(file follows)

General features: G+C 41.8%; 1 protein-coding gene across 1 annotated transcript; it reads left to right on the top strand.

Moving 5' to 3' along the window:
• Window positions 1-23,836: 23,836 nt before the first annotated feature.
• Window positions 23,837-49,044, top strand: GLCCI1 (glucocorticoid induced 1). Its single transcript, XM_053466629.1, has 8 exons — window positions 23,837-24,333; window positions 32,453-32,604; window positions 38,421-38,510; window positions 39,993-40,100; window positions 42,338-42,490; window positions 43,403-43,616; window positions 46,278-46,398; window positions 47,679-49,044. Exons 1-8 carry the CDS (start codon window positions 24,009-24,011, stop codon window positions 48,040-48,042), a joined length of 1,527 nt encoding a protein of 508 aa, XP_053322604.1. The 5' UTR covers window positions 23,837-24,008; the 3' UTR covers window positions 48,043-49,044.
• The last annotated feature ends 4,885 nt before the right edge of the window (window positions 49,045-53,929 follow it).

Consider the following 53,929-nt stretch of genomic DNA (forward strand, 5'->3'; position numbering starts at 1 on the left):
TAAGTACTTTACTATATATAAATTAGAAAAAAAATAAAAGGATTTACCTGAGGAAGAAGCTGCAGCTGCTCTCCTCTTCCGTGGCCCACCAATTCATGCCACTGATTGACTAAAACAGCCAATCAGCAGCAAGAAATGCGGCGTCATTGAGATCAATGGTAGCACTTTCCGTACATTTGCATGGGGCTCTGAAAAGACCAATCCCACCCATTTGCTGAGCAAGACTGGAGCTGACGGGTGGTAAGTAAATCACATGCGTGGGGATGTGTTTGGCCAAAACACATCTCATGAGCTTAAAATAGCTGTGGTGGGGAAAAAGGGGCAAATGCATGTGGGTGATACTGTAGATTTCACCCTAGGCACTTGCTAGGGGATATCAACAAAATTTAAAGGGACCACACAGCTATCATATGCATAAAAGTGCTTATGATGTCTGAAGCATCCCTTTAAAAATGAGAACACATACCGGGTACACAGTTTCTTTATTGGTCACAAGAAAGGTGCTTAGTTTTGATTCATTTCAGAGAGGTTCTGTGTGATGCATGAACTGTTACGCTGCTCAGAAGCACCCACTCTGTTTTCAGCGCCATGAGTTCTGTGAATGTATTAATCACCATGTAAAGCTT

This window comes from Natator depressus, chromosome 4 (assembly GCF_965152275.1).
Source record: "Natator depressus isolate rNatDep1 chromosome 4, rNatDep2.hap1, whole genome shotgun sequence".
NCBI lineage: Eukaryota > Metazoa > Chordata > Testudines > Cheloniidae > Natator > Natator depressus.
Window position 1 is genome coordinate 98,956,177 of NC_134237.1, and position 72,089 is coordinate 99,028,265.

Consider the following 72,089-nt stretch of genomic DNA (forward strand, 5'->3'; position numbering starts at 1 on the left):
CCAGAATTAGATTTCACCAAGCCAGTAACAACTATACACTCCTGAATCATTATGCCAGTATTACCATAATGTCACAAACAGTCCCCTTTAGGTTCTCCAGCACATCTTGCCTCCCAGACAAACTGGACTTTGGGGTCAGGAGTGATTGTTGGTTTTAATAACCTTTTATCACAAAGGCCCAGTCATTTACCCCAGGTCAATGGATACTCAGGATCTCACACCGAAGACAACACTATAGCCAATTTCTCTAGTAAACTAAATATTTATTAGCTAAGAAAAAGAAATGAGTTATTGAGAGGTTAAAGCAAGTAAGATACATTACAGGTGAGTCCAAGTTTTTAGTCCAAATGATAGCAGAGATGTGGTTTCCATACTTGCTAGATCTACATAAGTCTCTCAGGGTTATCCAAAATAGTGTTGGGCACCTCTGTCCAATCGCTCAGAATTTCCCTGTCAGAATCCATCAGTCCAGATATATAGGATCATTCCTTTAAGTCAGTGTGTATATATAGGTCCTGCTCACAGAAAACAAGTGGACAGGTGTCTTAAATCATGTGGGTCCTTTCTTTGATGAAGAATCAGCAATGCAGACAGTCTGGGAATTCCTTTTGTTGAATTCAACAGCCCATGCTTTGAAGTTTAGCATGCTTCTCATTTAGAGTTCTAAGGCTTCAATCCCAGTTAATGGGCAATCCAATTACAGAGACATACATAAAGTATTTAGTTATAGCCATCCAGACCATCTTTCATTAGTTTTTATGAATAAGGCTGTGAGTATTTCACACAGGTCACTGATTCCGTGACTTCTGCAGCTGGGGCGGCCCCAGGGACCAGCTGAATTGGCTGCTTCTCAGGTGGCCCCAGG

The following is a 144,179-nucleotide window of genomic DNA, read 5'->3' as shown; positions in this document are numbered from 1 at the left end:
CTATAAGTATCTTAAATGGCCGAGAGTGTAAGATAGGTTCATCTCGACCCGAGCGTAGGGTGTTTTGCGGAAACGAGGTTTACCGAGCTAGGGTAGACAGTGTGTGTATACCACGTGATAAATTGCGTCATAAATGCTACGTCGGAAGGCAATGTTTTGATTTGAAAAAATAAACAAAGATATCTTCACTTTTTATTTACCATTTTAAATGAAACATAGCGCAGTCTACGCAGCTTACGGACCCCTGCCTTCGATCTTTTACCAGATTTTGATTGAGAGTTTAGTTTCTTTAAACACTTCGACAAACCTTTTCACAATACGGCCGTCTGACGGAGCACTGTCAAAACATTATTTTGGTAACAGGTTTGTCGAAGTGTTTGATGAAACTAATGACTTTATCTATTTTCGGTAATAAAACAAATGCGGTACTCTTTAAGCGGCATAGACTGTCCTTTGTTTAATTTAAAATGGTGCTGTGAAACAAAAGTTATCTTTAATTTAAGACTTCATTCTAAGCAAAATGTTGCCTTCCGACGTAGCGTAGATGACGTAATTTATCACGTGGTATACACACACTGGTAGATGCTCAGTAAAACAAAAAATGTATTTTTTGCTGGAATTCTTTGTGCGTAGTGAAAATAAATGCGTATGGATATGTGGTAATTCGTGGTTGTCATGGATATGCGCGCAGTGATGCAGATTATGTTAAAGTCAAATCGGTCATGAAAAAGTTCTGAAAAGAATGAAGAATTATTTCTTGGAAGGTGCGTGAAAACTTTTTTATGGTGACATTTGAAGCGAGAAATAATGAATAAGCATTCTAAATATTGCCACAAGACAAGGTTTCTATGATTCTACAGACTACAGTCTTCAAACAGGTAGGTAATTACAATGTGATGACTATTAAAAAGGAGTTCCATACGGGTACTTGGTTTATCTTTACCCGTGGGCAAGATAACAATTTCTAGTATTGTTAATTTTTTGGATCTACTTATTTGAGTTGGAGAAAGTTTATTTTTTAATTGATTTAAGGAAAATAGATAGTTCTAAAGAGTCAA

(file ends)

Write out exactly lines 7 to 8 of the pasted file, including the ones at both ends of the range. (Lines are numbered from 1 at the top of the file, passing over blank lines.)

TAAGTACTTTACTATATATAAATTAGAAAAAAAATAAAAGGATTTACCTGAGGAAGAAGCTGCAGCTGCTCTCCTCTTCCGTGGCCCACCAATTCATGCCACTGATTGACTAAAACAGCCAATCAGCAGCAAGAAATGCGGCGTCATTGAGATCAATGGTAGCACTTTCCGTACATTTGCATGGGGCTCTGAAAAGACCAATCCCACCCATTTGCTGAGCAAGACTGGAGCTGACGGGTGGTAAGTAAATCACATGCGTGGGGATGTGTTTGGCCAAAACACATCTCATGAGCTTAAAATAGCTGTGGTGGGGAAAAAGGGGCAAATGCATGTGGGTGATACTGTAGATTTCACCCTAGGCACTTGCTAGGGGATATCAACAAAATTTAAAGGGACCACACAGCTATCATATGCATAAAAGTGCTTATGATGTCTGAAGCATCCCTTTAAAAATGAGAACACATACCGGGTACACAGTTTCTTTATTGGTCACAAGAAAGGTGCTTAGTTTTGATTCATTTCAGAGAGGTTCTGTGTGATGCATGAACTGTTACGCTGCTCAGAAGCACCCACTCTGTTTTCAGCGCCATGAGTTCTGTGAATGTATTAATCACCATGTAAAGCTT

This window comes from Natator depressus, chromosome 4 (assembly GCF_965152275.1).